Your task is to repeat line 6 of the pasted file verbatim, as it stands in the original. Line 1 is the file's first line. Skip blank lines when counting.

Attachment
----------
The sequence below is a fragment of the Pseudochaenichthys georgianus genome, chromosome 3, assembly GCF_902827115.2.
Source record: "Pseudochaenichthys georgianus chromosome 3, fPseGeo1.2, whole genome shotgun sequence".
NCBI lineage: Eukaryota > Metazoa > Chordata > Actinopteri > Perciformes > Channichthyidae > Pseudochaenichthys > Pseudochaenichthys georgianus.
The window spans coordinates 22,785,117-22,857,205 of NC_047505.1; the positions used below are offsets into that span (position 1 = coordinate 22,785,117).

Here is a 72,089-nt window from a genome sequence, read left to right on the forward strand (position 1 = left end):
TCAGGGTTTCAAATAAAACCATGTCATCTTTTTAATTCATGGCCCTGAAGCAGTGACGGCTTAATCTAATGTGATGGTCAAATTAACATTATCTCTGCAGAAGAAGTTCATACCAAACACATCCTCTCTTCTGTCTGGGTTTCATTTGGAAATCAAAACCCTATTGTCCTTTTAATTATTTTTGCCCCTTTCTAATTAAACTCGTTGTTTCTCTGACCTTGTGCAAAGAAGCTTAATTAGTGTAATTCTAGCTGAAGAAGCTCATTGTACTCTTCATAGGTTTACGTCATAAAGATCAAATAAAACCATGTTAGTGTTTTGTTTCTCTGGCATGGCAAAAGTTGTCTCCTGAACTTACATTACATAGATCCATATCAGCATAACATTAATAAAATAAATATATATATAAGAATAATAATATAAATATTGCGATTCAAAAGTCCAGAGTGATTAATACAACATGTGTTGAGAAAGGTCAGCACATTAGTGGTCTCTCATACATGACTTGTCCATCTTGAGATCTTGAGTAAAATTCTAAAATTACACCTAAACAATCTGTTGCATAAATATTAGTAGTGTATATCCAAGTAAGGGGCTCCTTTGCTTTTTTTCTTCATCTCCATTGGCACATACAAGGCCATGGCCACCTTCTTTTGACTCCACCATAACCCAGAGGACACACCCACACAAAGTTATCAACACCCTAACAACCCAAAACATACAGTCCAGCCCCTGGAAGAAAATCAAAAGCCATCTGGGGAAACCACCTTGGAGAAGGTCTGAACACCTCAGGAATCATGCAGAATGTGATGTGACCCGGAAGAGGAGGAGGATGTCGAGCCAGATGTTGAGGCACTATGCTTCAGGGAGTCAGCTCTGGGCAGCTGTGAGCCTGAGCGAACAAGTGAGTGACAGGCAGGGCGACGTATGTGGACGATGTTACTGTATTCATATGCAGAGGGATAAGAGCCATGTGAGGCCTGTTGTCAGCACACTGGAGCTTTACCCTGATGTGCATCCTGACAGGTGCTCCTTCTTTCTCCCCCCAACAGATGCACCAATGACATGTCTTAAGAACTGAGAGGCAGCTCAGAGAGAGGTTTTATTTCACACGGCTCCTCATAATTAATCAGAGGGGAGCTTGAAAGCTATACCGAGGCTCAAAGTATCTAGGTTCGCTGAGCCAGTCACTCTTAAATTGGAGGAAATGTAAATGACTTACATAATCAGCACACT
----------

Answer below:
TCAGGGTTTCAAATAAAACCATGTCATCTTTTTAATTCATGGCCCTGAAGCAGTGACGGCTTAATCTAATGTGATGGTCAAATTAACATTATCTCTGCAGAAGAAGTTCATACCAAACACATCCTCTCTTCTGTCTGGGTTTCATTTGGAAATCAAAACCCTATTGTCCTTTTAATTATTTTTGCCCCTTTCTAATTAAACTCGTTGTTTCTCTGACCTTGTGCAAAGAAGCTTAATTAGTGTAATTCTAGCTGAAGAAGCTCATTGTACTCTTCATAGGTTTACGTCATAAAGATCAAATAAAACCATGTTAGTGTTTTGTTTCTCTGGCATGGCAAAAGTTGTCTCCTGAACTTACATTACATAGATCCATATCAGCATAACATTAATAAAATAAATATATATATAAGAATAATAATATAAATATTGCGATTCAAAAGTCCAGAGTGATTAATACAACATGTGTTGAGAAAGGTCAGCACATTAGTGGTCTCTCATACATGACTTGTCCATCTTGAGATCTTGAGTAAAATTCTAAAATTACACCTAAACAATCTGTTGCATAAATATTAGTAGTGTATATCCAAGTAAGGGGCTCCTTTGCTTTTTTTCTTCATCTCCATTGGCACATACAAGGCCATGGCCACCTTCTTTTGACTCCACCATAACCCAGAGGACACACCCACACAAAGTTATCAACACCCTAACAACCCAAAACATACAGTCCAGCCCCTGGAAGAAAATCAAAAGCCATCTGGGGAAACCACCTTGGAGAAGGTCTGAACACCTCAGGAATCATGCAGAATGTGATGTGACCCGGAAGAGGAGGAGGATGTCGAGCCAGATGTTGAGGCACTATGCTTCAGGGAGTCAGCTCTGGGCAGCTGTGAGCCTGAGCGAACAAGTGAGTGACAGGCAGGGCGACGTATGTGGACGATGTTACTGTATTCATATGCAGAGGGATAAGAGCCATGTGAGGCCTGTTGTCAGCACACTGGAGCTTTACCCTGATGTGCATCCTGACAGGTGCTCCTTCTTTCTCCCCCCAACAGATGCACCAATGACATGTCTTAAGAACTGAGAGGCAGCTCAGAGAGAGGTTTTATTTCACACGGCTCCTCATAATTAATCAGAGGGGAGCTTGAAAGCTATACCGAGGCTCAAAGTATCTAGGTTCGCTGAGCCAGTCACTCTTAAATTGGAGGAAATGTAAATGACTTACATAATCAGCACACT